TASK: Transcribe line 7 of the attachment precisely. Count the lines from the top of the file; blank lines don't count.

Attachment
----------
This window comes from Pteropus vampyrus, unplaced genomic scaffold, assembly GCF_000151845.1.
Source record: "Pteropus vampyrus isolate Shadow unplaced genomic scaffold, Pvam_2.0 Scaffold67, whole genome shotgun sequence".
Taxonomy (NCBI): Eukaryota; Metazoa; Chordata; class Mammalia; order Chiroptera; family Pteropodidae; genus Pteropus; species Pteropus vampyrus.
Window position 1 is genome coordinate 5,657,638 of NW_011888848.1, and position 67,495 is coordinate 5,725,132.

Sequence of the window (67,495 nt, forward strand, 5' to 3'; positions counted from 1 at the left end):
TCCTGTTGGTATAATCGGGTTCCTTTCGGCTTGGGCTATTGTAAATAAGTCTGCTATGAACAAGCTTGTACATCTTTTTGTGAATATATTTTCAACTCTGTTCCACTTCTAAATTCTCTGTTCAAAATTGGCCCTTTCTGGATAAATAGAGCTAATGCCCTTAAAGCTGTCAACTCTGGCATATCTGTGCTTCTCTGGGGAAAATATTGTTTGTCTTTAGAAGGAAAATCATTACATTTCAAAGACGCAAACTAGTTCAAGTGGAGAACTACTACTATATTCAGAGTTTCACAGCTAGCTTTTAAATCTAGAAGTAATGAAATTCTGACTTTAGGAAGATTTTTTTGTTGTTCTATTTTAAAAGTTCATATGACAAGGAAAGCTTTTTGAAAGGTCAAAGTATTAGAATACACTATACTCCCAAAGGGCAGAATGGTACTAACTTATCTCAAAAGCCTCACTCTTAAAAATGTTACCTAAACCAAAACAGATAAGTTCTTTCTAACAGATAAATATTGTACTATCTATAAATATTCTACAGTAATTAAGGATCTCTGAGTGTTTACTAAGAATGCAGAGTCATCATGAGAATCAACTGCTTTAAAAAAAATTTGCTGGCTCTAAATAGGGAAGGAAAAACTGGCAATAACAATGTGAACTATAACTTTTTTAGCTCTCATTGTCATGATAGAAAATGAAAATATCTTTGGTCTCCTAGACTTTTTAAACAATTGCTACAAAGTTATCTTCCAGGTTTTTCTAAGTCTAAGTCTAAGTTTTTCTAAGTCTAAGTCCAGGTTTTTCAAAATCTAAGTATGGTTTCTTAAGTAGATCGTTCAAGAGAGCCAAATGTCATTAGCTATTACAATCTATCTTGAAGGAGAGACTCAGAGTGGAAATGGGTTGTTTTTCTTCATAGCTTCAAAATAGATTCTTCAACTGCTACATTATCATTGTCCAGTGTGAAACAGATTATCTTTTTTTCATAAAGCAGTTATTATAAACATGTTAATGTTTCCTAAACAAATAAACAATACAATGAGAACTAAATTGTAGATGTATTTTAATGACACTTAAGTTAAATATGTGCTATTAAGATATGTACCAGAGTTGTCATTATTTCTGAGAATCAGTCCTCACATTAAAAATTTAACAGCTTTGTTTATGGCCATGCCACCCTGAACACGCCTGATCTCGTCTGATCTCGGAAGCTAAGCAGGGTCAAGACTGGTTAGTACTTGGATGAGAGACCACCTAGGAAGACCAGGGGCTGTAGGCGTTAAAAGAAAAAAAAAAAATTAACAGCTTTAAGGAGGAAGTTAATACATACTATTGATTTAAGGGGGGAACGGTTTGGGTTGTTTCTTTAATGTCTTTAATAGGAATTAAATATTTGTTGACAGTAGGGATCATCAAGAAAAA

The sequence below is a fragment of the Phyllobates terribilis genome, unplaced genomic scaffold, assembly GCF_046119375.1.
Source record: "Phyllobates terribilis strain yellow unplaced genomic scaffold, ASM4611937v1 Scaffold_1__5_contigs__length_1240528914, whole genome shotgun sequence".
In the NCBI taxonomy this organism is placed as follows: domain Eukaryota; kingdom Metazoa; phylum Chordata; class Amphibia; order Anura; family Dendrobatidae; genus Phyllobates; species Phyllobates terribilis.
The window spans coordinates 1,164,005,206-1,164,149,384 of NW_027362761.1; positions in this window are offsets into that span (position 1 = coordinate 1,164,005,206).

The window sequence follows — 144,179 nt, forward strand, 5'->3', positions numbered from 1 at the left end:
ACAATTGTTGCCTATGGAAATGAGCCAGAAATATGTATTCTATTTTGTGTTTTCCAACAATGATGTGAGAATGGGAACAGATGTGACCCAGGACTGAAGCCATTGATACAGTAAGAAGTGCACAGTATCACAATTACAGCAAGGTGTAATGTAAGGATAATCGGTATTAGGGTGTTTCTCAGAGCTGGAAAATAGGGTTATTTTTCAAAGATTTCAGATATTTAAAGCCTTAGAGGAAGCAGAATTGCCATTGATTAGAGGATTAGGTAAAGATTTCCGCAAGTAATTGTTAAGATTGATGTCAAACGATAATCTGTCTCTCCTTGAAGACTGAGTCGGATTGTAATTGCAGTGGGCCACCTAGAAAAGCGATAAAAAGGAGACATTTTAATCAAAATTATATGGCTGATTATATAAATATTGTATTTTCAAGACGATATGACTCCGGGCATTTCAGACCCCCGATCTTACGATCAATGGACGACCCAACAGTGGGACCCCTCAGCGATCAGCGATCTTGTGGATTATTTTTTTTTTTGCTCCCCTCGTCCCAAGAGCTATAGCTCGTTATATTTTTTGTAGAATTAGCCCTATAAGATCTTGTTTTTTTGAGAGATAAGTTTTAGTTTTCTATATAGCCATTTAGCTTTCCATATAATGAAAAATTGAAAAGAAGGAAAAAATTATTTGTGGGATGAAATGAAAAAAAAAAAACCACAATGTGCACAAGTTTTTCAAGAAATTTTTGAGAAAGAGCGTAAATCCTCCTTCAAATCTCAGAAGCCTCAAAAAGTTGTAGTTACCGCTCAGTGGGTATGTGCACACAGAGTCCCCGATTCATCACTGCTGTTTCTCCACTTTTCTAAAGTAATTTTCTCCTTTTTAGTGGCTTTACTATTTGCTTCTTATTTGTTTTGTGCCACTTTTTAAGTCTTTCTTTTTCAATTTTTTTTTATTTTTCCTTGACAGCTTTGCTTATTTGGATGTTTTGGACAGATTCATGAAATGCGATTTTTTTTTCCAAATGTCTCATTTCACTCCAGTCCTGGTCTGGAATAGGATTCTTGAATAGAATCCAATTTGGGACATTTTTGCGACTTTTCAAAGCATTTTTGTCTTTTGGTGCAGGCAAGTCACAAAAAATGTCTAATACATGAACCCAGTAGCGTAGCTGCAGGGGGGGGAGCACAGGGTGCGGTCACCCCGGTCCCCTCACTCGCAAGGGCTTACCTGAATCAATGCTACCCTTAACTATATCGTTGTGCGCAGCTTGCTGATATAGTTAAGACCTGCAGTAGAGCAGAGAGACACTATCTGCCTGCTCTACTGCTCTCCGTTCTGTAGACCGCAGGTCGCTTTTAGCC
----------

The sequence below is a fragment of the Phyllobates terribilis genome, unplaced genomic scaffold, assembly GCF_046119375.1.